Are you looking for simple photography tips?
Well, if you’re a beginning photographer you will encounter endless streams of advice and rules that purport to make you better — maybe even overnight. Some of this information will be foisted upon you by more seasoned photographers who feel a sense of duty to pass on their knowledge (some of them mean well). But most new photographers have a habit of making things harder on themselves by trying to absorb hour after hour of YouTube videos and countless photography forum pages.
There’s no doubt that most of these sources offer useful advice, but depending on how you consume it all, it can be too much. There’s no reason to over-complicate things. So with simplicity in mind, here are seven simple tips that will have a huge impact on your photography.
Learn The Rule Of Thirds
This most basic of all the compositional guidelines will likely be the one you rely on most and will give you visually pleasing results in nearly any situation.
While photographers have long championed breaking the rules of composition, it’s important to keep in mind that you have to know the rules before you can break them with any artistic flair.
The rule of thirds, though it might be perceived as basic and boring, is your foundation. Use it to make strong images on a consistent basis and then experiment with other composition guidelines.
If you want to successfully move away from fully automatic shooting, you’ll need to learn about the relationship between aperture, shutter speed, and ISO.
Exposure is really about controlling light. You may hear the term “correct exposure,” which suggests a “perfect” balance of aperture, shutter speed, and ISO, but this won’t necessarily apply to every photo.
You might envision a high-key image or an image that emphasizes shadows — images that don’t fall into the standard meaning of correct exposure.
It is essential to understand light and learn how to manipulate your camera’s exposure settings as a means of getting the results you desire.
Create A Sense Of Depth
It has long been trendy to photograph everything with a wide aperture to show off the bokeh a lens is capable of creating. Yes, there are certain situations in which this approach works perfectly.
But never underestimate what creating a sense of depth can do for a photograph. This is especially true for landscape photography, where you want to have both the foreground and the background in focus to portray as much detail as possible and immerse the viewer in the scene.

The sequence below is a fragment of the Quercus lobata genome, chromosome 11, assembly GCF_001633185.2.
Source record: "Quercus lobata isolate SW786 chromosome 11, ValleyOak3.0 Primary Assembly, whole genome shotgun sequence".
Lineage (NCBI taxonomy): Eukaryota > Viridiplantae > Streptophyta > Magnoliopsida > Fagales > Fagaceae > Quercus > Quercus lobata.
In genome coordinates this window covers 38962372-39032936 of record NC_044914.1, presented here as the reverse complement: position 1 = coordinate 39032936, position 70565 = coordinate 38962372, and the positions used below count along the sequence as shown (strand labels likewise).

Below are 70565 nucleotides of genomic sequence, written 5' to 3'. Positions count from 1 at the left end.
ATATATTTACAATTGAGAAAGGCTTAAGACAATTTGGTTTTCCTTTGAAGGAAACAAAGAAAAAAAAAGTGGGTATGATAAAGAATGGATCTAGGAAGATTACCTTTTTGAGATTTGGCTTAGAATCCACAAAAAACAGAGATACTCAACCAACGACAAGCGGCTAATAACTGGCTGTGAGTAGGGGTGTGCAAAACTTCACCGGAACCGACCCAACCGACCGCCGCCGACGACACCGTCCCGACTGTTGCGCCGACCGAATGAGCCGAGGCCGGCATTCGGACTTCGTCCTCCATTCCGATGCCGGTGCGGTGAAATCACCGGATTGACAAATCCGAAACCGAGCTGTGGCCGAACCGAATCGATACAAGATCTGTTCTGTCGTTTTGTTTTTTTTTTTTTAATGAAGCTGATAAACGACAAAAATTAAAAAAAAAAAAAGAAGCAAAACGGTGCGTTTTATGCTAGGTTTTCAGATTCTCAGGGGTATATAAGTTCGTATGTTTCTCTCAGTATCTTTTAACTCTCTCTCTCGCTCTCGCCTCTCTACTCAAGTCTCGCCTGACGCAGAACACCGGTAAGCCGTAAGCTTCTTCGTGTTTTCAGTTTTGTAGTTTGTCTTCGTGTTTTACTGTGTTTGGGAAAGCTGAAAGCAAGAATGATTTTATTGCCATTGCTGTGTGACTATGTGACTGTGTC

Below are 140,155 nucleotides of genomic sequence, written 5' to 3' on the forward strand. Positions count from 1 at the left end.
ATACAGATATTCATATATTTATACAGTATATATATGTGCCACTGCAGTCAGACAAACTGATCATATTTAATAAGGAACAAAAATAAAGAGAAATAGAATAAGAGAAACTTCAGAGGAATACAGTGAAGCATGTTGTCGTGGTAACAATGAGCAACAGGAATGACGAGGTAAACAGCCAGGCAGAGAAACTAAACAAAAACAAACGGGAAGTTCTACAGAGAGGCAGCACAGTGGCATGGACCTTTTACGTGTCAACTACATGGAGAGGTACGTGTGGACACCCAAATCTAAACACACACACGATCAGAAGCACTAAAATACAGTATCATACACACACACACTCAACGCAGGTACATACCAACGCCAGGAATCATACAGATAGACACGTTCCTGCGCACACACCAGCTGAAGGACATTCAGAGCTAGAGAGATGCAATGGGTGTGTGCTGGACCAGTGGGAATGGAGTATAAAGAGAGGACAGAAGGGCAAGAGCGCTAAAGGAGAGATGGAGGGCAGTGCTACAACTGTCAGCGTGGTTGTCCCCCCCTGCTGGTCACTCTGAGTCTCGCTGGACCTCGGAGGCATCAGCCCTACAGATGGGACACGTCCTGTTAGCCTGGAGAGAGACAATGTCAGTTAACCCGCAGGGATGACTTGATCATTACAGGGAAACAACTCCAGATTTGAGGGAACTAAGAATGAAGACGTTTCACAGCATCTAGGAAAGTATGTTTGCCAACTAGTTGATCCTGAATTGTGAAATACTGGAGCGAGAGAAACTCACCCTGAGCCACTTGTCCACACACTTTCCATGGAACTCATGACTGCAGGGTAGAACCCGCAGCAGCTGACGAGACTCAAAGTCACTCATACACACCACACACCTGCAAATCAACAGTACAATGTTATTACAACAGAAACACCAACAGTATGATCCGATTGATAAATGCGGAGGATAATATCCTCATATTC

Including the background detail is also a method employed by environmental/documentary portrait photographers, as showing the setting helps tell a more in-depth story about a person.
Use Simple Backgrounds
Avoid busy backgrounds. The more there is going on behind your subject, the more it will distract visually from your subject.
Since you want your subject to stand out, be sure to choose a background that doesn’t boast overpowering colors or patterns.
And when you find yourself in a place where the background might be a little busier than you’d like, it’s a great time to shoot at a wide aperture and blur out the background.
Don’t Fear High ISO
There’s too much fear surrounding noise. Sure, you should always try to create the cleanest shot possible, but realistically that won’t always be able to shoot at ISO 100.
Don’t worry about it. Shoot at whatever ISO level allows you to get the shot. It’s better to have a photo with some noise in it rather than no photo at all. Besides, today’s digital cameras handle high ISO quite well.
And you can always clean a shot up in post.
Invest More In Learning Than In Gear
Sure, it’s nice to have a nice camera but that’s all it is if you don’t know how to use it creatively. A camera, no matter how nice, won’t make beautiful photos for you.
The simplest and most effective thing you can do to improve your photography is to invest in yourself — put forth the time and effort to expand your skills and you will be able to make a good photo with any camera you pick up.
I say it often: have fun and try out these simple photography tips!